Michael Lewis has a new article in this week's The NYT Magazine titled "The No-Stats All-Star" that, in classic Lewis fashion, combines a profile of Shane Battier with an investigation into the advanced statistical analysis of basketball. This piece didn't strike me as groundbreaking as Moneyball, but, then again, Moneyball was my first introduction to advanced statistical analyses of any sport. But now, five years later, I'm a devoted reader of Basketball Prospectus and I already know much of what Lewis is describing. Also, I can't help the feeling that what makes basketball compelling lies much more intimately with the individual personalities involved. Basketball--in a way that baseball and football can't be--reveals a deep sense of character and style. Can that be reconciled with a Moneyball approach? I'm not sure.
That said, Lewis is superbly great at what he does and the article is well worth a read. The piece is at its strongest when looking at how selfishness plays a role in basketball. Here's an excerpt:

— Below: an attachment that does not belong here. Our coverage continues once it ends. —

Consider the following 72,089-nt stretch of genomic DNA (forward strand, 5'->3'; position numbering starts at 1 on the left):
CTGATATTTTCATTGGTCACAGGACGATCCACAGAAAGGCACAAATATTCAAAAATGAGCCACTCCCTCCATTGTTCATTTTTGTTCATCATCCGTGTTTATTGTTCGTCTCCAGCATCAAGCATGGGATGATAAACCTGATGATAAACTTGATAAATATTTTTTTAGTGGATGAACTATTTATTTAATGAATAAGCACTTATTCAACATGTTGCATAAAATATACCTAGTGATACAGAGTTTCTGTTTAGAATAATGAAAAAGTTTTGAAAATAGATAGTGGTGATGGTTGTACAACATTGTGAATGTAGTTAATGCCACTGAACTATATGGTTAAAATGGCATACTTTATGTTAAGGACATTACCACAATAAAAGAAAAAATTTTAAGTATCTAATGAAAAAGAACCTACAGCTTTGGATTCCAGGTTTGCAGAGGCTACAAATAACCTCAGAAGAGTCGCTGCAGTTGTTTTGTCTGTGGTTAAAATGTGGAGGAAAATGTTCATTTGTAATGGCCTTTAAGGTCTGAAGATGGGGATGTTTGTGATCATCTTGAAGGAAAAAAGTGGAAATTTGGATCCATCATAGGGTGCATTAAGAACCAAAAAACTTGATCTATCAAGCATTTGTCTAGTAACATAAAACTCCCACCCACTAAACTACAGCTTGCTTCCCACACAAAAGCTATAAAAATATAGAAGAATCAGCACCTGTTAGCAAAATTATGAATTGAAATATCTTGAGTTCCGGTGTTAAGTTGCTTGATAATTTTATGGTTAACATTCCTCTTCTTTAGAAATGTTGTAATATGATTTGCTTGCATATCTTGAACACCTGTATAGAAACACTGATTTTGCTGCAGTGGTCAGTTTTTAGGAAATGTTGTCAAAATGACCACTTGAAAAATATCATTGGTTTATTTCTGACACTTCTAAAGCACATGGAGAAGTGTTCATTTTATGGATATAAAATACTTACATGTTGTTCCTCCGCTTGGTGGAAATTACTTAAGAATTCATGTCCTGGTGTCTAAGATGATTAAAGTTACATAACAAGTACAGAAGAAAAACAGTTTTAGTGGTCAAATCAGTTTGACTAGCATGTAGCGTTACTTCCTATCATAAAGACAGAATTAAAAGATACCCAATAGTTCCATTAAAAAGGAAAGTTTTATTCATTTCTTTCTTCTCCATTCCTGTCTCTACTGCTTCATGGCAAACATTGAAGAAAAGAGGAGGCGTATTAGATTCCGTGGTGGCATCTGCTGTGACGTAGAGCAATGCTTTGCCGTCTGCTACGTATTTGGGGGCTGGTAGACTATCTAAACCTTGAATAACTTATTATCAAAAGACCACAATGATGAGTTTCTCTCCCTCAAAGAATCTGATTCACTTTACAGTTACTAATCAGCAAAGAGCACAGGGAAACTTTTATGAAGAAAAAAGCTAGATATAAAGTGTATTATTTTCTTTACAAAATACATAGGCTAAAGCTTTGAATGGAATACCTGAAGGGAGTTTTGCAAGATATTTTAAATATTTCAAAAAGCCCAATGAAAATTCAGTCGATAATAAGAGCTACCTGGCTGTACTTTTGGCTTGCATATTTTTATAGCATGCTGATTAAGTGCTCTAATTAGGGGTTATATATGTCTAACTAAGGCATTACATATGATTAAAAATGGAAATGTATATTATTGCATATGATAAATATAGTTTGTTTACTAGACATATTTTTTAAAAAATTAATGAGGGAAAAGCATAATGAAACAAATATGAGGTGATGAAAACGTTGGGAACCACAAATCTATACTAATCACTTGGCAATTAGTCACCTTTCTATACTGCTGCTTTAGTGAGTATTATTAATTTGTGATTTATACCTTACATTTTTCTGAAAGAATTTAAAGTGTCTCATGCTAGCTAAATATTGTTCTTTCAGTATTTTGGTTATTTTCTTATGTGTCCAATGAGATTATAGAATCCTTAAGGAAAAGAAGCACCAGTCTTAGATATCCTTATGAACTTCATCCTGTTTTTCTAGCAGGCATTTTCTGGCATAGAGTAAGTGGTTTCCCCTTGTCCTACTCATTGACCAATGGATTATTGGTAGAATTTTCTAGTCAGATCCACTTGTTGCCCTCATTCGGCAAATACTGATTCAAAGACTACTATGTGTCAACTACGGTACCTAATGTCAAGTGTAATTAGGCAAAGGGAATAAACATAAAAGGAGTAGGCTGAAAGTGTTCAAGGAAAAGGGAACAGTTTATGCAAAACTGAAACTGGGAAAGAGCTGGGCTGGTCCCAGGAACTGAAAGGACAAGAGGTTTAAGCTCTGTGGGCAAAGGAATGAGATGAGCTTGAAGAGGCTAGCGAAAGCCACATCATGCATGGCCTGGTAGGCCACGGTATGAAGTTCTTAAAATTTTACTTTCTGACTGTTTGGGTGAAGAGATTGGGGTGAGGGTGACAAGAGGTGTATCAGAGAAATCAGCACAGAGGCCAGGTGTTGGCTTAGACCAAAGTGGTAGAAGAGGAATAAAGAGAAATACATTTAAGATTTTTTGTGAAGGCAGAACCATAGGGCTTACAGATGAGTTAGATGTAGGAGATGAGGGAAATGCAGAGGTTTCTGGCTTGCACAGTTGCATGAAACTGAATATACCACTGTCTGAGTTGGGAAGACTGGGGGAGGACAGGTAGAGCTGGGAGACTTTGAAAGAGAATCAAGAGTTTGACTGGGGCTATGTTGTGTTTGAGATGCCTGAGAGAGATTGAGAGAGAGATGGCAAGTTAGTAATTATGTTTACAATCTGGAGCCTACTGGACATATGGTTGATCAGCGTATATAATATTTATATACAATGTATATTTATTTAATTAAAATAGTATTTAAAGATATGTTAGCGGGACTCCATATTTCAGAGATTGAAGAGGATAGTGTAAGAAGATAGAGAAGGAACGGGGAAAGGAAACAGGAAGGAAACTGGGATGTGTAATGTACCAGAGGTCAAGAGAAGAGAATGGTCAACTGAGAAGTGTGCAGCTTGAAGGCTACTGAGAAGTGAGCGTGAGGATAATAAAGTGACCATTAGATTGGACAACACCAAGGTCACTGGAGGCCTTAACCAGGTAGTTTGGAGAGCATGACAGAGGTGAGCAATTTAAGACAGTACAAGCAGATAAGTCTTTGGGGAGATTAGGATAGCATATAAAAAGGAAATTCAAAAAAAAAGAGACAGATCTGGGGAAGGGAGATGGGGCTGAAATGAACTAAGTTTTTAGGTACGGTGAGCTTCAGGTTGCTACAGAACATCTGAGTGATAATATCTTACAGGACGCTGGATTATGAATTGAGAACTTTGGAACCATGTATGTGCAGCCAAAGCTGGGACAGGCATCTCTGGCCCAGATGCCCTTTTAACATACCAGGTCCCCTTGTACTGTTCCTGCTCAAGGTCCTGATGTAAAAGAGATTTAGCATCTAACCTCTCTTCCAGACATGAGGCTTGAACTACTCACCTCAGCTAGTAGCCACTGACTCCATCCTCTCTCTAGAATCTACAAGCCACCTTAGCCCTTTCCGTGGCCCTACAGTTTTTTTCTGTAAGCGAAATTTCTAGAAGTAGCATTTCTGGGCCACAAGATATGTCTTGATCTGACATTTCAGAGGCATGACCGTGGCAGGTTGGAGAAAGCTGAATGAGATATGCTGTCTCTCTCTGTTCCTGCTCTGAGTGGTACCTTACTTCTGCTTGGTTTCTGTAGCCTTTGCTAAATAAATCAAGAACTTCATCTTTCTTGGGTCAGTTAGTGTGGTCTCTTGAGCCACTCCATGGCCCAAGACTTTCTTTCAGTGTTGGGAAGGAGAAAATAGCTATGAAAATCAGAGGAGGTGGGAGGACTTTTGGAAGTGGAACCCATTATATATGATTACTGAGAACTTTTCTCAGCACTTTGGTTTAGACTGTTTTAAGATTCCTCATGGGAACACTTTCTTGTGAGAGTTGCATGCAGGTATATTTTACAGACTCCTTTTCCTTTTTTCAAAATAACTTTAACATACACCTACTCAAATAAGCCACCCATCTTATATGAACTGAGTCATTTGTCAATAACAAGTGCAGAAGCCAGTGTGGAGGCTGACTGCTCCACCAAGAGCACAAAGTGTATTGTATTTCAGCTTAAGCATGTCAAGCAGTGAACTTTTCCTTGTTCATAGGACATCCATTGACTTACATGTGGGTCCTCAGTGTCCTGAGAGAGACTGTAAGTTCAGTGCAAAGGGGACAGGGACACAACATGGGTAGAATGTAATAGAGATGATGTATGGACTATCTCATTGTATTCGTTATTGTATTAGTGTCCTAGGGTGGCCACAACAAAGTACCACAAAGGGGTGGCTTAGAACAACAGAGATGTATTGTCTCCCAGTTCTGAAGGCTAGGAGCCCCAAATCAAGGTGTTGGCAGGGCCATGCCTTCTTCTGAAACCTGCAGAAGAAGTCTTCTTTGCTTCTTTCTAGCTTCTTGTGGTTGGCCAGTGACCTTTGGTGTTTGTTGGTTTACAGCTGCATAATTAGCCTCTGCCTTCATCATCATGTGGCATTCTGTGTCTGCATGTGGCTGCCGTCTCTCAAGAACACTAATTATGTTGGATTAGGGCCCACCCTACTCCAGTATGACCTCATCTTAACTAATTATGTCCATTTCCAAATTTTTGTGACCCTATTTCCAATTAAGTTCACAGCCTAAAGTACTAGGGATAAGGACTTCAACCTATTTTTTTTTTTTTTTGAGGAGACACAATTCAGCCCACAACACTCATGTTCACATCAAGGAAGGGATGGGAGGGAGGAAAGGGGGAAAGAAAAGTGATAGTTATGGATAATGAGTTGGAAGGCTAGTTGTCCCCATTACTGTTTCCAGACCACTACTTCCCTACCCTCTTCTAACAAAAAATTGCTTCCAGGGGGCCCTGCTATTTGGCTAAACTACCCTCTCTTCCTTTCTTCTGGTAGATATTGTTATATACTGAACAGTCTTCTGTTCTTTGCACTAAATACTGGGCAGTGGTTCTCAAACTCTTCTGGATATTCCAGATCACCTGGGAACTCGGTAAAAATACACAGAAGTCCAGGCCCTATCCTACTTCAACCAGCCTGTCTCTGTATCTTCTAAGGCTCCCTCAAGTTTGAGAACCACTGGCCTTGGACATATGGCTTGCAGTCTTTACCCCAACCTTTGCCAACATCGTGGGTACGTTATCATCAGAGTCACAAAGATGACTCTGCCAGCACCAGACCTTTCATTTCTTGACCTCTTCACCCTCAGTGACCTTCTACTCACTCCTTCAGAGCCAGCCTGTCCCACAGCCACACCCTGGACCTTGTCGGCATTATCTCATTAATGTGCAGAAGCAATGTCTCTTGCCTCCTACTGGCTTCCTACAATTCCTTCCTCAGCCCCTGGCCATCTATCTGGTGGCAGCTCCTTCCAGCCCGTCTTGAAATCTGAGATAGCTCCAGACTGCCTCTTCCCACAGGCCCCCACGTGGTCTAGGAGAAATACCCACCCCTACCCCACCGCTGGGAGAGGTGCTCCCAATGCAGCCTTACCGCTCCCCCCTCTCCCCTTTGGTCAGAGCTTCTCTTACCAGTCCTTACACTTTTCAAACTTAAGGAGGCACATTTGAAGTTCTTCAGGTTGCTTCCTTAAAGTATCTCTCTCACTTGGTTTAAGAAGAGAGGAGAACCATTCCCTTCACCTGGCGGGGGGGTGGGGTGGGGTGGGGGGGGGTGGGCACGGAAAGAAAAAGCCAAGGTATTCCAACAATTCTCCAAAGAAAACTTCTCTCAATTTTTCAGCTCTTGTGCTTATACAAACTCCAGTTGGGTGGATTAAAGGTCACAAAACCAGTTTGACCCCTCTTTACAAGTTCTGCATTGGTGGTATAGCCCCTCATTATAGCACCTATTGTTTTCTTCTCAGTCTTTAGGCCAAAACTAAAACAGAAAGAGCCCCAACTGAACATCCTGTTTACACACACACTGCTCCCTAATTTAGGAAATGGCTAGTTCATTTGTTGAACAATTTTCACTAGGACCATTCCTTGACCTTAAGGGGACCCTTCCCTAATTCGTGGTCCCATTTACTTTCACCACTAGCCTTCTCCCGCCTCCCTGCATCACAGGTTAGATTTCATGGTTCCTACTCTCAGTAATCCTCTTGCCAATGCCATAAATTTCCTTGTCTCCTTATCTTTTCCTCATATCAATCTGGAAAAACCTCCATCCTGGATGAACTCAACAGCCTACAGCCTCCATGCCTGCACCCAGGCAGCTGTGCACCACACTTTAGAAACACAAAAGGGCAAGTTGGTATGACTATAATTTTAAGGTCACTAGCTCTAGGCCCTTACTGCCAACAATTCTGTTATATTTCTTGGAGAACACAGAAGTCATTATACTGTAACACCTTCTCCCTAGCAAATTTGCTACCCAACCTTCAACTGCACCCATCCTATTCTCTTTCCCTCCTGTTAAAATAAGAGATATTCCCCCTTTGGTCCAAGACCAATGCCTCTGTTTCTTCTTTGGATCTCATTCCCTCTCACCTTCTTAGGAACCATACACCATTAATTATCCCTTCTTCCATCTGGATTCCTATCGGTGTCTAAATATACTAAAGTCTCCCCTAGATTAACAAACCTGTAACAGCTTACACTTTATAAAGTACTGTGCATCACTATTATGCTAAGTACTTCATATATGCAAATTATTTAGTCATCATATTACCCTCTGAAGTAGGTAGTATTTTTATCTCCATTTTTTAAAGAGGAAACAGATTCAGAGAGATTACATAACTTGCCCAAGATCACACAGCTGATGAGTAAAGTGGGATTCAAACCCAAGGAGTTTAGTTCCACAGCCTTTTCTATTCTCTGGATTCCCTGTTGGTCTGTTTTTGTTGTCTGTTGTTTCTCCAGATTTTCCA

It is in basketball where the problems are most likely to be in the game — where the player, in his play, faces choices between maximizing his own perceived self-interest and winning. The choices are sufficiently complex that there is a fair chance he doesn’t fully grasp that he is making them.Taking a bad shot when you don’t need to is only the most obvious example. A point guard might selfishly give up an open shot for an assist. You can see it happen every night, when he’s racing down court for an open layup, and instead of taking it, he passes it back to a trailing teammate. The teammate usually finishes with some sensational dunk, but the likelihood of scoring nevertheless declined. “The marginal assist is worth more money to the point guard than the marginal point,” Morey says. Blocked shots — they look great, but unless you secure the ball afterward, you haven’t helped your team all that much. Players love the spectacle of a ball being swatted into the fifth row, and it becomes a matter of personal indifference that the other team still gets the ball back. Dikembe Mutombo, Houston’s 42-year-old backup center, famous for blocking shots, “has always been the best in the league in the recovery of the ball after his block,” says Morey, as he begins to make a case for Mutombo’s unselfishness before he stops and laughs. “But even to Dikembe there’s a selfish component. He made his name by doing the finger wag.” The finger wag: Mutombo swats the ball, grabs it, holds it against his hip and wags his finger at the opponent. Not in my house! “And if he doesn’t catch the ball,” Morey says, “he can’t do the finger wag. And he loves the finger wag.” His team of course would be better off if Mutombo didn’t hold onto the ball long enough to do his finger wag. “We’ve had to yell at him: start the break, start the break — then do your finger wag!"